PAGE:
Najam Sethi quits as PCB chairman, Ehsan Mani set to replace him

The PCB chairman had a poor relationship with Imran Khan, who as the new prime minister of Pakistan is also the patron of the PCB

Danyal Rasool
Danyal Rasool
Mickey Arthur in conversation with PSL chief Najam Sethi  •  PSL

Mickey Arthur in conversation with PSL chief Najam Sethi  •  PSL

Najam Sethi's departure from his role as PCB chairman is confirmed after he formally submitted his resignation on Monday. Minutes later, the prime minister of Pakistan Imran Khan tweeted that he had nominated former ICC president Ehsan Mani as the new chairman of the board.
There had been intense speculation surrounding Sethi's future in the PCB ever since Imran was elected Pakistan's prime minister; the former Pakistan captain and Sethi had a famously poor relationship. With the prime minister allowed - according to the PCB constitution - to change the PCB chairman if he so desired, it seemed unlikely Sethi would be able to stay on beyond Imran formally taking charge.
Along with his resignation letter, Sethi tweeted that he had been "waiting for the new Prime Minister to take oath" before deciding to hand in his resignation - which Imran did on Saturday. Sethi was appointed PCB chairman for his last, unbroken stint in 2017, but had previously served as PCB chairman in 2013 and 2014. That was a period marred by a power struggle between him and former PCB chairman Zaka Ashraf; the pair swapped positions several times before Sethi finally consolidated his control at the helm of the PCB.
Addressing his resignation letter directly to the prime minister, Sethi said, "You have said on many occasions you have a vision for Pakistan cricket. Therefore, it is only proper that you should assume charge and responsibility for assembling a management team for PCB that enjoys your full confidence and trust." Sethi pointed out he had been appointed the PCB chairman unanimously in 2017 for a three-year term following elections last year, and that he believed he had "served the cause of cricket diligently".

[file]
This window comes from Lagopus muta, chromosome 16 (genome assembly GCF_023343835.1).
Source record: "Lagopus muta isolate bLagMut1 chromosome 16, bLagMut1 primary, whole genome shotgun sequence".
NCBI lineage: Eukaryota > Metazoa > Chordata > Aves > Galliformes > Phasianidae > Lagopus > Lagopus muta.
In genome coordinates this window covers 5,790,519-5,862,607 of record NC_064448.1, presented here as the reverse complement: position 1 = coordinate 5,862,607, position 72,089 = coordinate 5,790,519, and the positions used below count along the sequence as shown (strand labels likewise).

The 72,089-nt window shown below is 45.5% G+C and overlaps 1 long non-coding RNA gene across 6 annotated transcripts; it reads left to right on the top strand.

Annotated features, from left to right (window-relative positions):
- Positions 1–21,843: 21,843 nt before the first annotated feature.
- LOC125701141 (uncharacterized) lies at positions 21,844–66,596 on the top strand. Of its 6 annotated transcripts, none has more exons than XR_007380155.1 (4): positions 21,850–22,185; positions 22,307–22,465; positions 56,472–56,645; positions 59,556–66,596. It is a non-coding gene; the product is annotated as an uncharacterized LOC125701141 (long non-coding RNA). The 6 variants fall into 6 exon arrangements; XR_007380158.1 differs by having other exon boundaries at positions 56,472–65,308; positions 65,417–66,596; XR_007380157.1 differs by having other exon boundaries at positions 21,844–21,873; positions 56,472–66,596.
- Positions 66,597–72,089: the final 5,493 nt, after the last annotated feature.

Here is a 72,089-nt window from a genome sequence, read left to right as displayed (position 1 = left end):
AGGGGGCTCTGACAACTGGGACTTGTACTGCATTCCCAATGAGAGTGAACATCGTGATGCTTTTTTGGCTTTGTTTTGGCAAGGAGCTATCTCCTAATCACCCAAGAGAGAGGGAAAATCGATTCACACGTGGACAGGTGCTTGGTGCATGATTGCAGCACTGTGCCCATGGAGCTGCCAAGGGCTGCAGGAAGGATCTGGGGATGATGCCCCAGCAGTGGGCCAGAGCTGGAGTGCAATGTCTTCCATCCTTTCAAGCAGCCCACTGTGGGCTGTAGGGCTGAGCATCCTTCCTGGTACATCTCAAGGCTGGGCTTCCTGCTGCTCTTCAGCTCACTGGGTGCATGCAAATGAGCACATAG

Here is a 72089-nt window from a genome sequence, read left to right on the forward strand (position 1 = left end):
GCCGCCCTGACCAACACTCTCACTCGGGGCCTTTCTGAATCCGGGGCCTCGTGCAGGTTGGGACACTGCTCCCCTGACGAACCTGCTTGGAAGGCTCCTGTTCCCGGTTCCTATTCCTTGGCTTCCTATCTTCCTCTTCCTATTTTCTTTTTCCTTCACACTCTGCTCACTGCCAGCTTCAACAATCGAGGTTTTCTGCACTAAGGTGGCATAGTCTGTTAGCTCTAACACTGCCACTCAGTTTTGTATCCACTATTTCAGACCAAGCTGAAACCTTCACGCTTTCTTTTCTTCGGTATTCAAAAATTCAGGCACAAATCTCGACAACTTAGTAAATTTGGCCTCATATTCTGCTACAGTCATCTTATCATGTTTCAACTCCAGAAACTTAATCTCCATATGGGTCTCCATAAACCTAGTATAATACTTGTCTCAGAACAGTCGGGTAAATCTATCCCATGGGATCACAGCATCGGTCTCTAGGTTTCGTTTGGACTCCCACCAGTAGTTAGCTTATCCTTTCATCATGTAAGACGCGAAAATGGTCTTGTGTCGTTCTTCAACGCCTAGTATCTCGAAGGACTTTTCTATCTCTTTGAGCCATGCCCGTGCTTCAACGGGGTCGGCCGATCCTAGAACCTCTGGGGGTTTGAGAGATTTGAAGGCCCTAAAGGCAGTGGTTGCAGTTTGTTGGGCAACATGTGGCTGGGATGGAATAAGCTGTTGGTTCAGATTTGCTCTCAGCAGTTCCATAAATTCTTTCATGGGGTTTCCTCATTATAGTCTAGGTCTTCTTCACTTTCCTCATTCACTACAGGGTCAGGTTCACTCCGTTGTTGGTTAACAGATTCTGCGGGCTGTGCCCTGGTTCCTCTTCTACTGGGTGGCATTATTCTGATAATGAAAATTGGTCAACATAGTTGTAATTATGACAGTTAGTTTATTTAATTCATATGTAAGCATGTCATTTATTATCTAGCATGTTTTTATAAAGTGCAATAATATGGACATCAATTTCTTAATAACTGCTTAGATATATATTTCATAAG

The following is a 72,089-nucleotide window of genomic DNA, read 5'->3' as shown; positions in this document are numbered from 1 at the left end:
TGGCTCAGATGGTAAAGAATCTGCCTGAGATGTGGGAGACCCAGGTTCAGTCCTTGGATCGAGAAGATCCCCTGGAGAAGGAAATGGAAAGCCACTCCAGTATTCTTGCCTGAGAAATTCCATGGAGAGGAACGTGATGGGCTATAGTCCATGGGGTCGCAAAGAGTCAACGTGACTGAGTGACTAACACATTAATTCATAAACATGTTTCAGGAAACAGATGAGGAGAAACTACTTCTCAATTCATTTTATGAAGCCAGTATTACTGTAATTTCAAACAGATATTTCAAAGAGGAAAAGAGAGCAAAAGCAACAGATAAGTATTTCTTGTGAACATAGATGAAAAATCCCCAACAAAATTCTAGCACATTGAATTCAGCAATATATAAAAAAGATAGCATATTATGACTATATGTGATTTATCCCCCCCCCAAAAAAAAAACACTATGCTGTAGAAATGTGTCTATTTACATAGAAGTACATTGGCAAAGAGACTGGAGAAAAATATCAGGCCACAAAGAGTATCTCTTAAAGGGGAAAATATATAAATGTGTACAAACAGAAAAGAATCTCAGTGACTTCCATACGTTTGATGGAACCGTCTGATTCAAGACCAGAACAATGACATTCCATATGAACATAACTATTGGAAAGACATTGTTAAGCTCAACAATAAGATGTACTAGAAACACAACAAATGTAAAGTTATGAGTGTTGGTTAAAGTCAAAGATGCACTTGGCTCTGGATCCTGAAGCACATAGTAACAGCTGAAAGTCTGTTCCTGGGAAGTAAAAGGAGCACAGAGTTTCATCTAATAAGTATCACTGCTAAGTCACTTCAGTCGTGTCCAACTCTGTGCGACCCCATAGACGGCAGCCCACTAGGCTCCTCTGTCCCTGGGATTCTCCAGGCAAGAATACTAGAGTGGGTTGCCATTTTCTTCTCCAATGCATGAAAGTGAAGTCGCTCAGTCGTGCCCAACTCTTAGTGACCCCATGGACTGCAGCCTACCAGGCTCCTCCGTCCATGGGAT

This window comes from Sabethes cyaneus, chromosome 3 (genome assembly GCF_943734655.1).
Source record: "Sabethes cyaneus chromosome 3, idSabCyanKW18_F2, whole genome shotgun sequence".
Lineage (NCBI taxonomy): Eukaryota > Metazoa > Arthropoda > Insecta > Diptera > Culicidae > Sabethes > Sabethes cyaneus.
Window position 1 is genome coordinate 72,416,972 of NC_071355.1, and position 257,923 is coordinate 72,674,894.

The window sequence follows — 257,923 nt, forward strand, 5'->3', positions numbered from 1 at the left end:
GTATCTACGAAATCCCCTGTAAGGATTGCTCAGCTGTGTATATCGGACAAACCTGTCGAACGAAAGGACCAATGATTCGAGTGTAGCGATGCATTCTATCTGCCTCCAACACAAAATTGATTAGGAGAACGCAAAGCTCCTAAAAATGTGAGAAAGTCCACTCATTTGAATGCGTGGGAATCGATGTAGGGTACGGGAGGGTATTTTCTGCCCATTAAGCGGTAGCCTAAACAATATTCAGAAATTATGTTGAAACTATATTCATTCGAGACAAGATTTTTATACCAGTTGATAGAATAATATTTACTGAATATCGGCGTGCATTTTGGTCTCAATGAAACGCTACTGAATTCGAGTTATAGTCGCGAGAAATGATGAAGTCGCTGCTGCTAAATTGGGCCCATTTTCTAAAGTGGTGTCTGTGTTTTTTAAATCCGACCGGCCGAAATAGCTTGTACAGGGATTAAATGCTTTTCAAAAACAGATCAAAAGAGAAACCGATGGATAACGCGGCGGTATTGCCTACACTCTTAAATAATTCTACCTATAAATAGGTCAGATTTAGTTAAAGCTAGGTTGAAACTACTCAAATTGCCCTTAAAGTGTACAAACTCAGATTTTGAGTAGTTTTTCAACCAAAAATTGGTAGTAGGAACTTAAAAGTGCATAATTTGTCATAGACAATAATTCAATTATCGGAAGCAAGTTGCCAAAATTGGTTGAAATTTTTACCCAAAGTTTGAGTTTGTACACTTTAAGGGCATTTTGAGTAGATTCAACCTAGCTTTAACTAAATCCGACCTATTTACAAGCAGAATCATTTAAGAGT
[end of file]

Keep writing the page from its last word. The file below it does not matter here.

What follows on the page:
The inevitability of Sethi's resignation has its roots in politics rather than cricket. Sethi was appointed caretaker chief minister of Punjab, the stronghold of Nawaz Sharif's PML-N party, Imran's main political rival and the winner of the 2013 parliamentary elections. Imran repeatedly accused Sethi of unjustly helping Sharif win the elections that year.
In 2014, Sethi was nominated to the PCB board of governors by Sharif, approved by the ICC and the Supreme Court of Pakistan. But it was widely believed that if Imran ever was to come to power, Sethi's days at the PCB would be numbered. It was telling that Imran didn't so much as thank Sethi for his time as chairman, instead focusing on the "vast and valuable experience" Mani would bring to the job.
While Sethi only formally became PCB chairman in 2017, he was de facto the most influential man in the organisation for much of his predecessor Shaharyar Khan's tenure, where he served as the head of the PCB executive committee. Most visibly, he was the chairman of the Pakistan Super League, Pakistan's international T20 franchise competition. It is arguably what he'll most prominently be remembered for, particularly since the competition is also viewed as the gateway towards the return of international cricket to Pakistan. The 2017 PSL final was held in Lahore, and the 18 months since have seen a trickle of matches played in Pakistan's two major cities, Lahore and Karachi. With the PSL not a separate entity to the PCB - that idea was floated but ultimately never came to fruition - Sethi will play no further part in that competition either.
Mani's appointment is contingent on an election process - but that is merely a formality. As a fierce critic of the finance and governance draft proposal put forward by Australia, England and India at the ICC in 2014, which later came to be known as the Big Three reform, he won fans in many of the other countries, particularly Pakistan, who held out against the reforms longer than any of the other seven Full Member boards. He has built much goodwill in Pakistan over the years, especially in 2009 when he accused the BCCI of trying to isolate Pakistan when the Indian board rejected Pakistan's proposal to host their share of matches at neutral venues.

Danyal Rasool is a sub-editor at ESPNcricinfo. @Danny61000